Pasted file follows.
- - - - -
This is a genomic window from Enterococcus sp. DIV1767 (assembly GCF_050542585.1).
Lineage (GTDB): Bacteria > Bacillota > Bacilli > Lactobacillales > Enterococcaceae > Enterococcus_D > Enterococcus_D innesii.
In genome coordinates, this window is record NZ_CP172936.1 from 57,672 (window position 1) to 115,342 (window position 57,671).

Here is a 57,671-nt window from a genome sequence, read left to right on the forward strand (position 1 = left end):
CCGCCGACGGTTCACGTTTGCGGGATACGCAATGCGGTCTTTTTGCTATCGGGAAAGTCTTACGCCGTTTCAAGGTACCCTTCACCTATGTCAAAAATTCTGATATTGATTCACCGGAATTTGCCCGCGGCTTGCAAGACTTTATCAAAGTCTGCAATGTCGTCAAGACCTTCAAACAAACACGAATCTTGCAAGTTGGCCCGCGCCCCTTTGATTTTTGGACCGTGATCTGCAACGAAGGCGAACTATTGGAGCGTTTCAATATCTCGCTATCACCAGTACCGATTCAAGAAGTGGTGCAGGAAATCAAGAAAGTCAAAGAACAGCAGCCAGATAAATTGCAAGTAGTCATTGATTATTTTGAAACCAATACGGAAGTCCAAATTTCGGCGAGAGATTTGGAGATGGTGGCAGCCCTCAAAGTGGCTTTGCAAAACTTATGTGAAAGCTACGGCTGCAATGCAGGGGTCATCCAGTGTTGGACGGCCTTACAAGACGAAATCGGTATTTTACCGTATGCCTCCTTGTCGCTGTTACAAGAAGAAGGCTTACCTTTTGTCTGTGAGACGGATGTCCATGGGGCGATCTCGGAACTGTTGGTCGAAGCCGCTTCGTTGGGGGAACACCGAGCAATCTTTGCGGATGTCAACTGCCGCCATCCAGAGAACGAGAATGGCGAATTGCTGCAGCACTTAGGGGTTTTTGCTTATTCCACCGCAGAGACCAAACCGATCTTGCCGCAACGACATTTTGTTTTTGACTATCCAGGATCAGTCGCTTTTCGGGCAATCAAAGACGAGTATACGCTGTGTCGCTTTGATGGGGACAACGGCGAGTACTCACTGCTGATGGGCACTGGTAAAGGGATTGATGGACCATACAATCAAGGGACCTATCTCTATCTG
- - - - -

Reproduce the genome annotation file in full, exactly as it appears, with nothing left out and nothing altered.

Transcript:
This is a genomic window from Enterococcus sp. DIV1767 (assembly GCF_050542585.1).
Lineage (GTDB): Bacteria > Bacillota > Bacilli > Lactobacillales > Enterococcaceae > Enterococcus_D > Enterococcus_D innesii.
In genome coordinates, this window is record NZ_CP172936.1 from 57,672 (window position 1) to 115,342 (window position 57,671).

Here is a 57,671-nt window from a genome sequence, read left to right on the forward strand (position 1 = left end):
CCGCCGACGGTTCACGTTTGCGGGATACGCAATGCGGTCTTTTTGCTATCGGGAAAGTCTTACGCCGTTTCAAGGTACCCTTCACCTATGTCAAAAATTCTGATATTGATTCACCGGAATTTGCCCGCGGCTTGCAAGACTTTATCAAAGTCTGCAATGTCGTCAAGACCTTCAAACAAACACGAATCTTGCAAGTTGGCCCGCGCCCCTTTGATTTTTGGACCGTGATCTGCAACGAAGGCGAACTATTGGAGCGTTTCAATATCTCGCTATCACCAGTACCGATTCAAGAAGTGGTGCAGGAAATCAAGAAAGTCAAAGAACAGCAGCCAGATAAATTGCAAGTAGTCATTGATTATTTTGAAACCAATACGGAAGTCCAAATTTCGGCGAGAGATTTGGAGATGGTGGCAGCCCTCAAAGTGGCTTTGCAAAACTTATGTGAAAGCTACGGCTGCAATGCAGGGGTCATCCAGTGTTGGACGGCCTTACAAGACGAAATCGGTATTTTACCGTATGCCTCCTTGTCGCTGTTACAAGAAGAAGGCTTACCTTTTGTCTGTGAGACGGATGTCCATGGGGCGATCTCGGAACTGTTGGTCGAAGCCGCTTCGTTGGGGGAACACCGAGCAATCTTTGCGGATGTCAACTGCCGCCATCCAGAGAACGAGAATGGCGAATTGCTGCAGCACTTAGGGGTTTTTGCTTATTCCACCGCAGAGACCAAACCGATCTTGCCGCAACGACATTTTGTTTTTGACTATCCAGGATCAGTCGCTTTTCGGGCAATCAAAGACGAGTATACGCTGTGTCGCTTTGATGGGGACAACGGCGAGTACTCACTGCTGATGGGCACTGGTAAAGGGATTGATGGACCATACAATCAAGGGACCTATCTCTATCTG